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Officials hail addition of fourth library

Branch seen as ‘missing piece’ in west Forsyth

POSTED: August 31, 2013 12:30 a.m.
Crystal Ledford/

Jon McDaniel, library director, speaks to the crowd during a dedication ceremony for the new Post Road library.

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The Forsyth County library system has come a long way since 1966, when its first building was constructed.

That evolution was celebrated Thursday during a dedication ceremony for the new Post Road branch, which opened to the public on Saturday.

Mary Helen McGruder, chairwoman of the library system’s board, used wheels as a symbol for the progress over the past several decades.

“Our first books came to us on wheels. It was a book mobile from Lawrenceville,” she recalled of her childhood in the county. “And today we return our library books on the automated wheels of the book return system you saw at the front entrance of this library.

“The wheels of progress continue to turn for Forsyth County.”

The automated return system is a first for the county’s library system, which also includes three other branches — Cumming, Hampton Park and Sharon Forks.

Jon McDaniel, director of the library system, said the turnout for Saturday’s grand opening of the fourth branch, which reached nearly 1,800 people, made him “proud to be a librarian.”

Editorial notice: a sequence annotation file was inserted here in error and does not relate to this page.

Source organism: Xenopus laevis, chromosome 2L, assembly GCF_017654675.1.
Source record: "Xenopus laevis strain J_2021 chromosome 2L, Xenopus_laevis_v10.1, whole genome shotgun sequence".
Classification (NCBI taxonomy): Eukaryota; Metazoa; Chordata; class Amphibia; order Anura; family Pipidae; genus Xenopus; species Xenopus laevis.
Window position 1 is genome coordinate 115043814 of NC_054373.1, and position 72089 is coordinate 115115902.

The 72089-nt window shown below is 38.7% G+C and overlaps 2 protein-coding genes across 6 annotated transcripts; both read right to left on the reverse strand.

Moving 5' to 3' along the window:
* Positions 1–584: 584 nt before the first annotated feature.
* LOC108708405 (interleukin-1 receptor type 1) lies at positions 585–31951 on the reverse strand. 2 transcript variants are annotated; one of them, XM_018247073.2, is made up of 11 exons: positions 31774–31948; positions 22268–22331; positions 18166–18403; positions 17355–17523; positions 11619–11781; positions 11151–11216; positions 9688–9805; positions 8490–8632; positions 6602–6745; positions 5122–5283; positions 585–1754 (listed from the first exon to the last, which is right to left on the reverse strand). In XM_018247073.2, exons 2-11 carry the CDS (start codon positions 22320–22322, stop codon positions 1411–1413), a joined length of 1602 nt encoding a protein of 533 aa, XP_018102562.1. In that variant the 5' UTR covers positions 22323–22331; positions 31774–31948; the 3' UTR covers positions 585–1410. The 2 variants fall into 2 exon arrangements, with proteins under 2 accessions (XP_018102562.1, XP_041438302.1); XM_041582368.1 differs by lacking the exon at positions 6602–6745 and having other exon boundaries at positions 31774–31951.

“I saw the satisfaction of the library board, looked at the library staff and saw that they were all swollen with pride because it was such a great facility and the fact that citizens had turned out in that magnitude to see this facility,” he said. “That will always be in my memory and it makes me proud to be a librarian and proud to know that I do something that is beneficial to the community.”  

Also during Thursday’s dedication, Commission Chairman Pete Amos and Commissioner Todd Levent, who represents the district in which the library is located, spoke.

Levent said the library had been a “missing piece” to the west Forsyth community.

“I am pleased that this long awaited missing piece was added this week,” he said. “The crowds that showed up Saturday were dead proof of how much this was needed in this community.”

State Sen. Jack Murphy and Rep. Mark Hamilton also talked about the new facility.

Murphy called taxpayer funds that were used to construct the $7.2 million facility, “money well spent.”

About $5.2 million of the funding came from the county’s 1-cent sales tax program approved by voters in 2008. The remaining $2 million was from a state construction grant that Murphy and Hamilton were instrumental in securing for the project.

Hamilton said the new facility is “a great example of the community we have” throughout Forsyth County.

“We have citizens that demand outstanding services, they demand outstanding facilities,” he said. “So I think this is just another example of that.”

 

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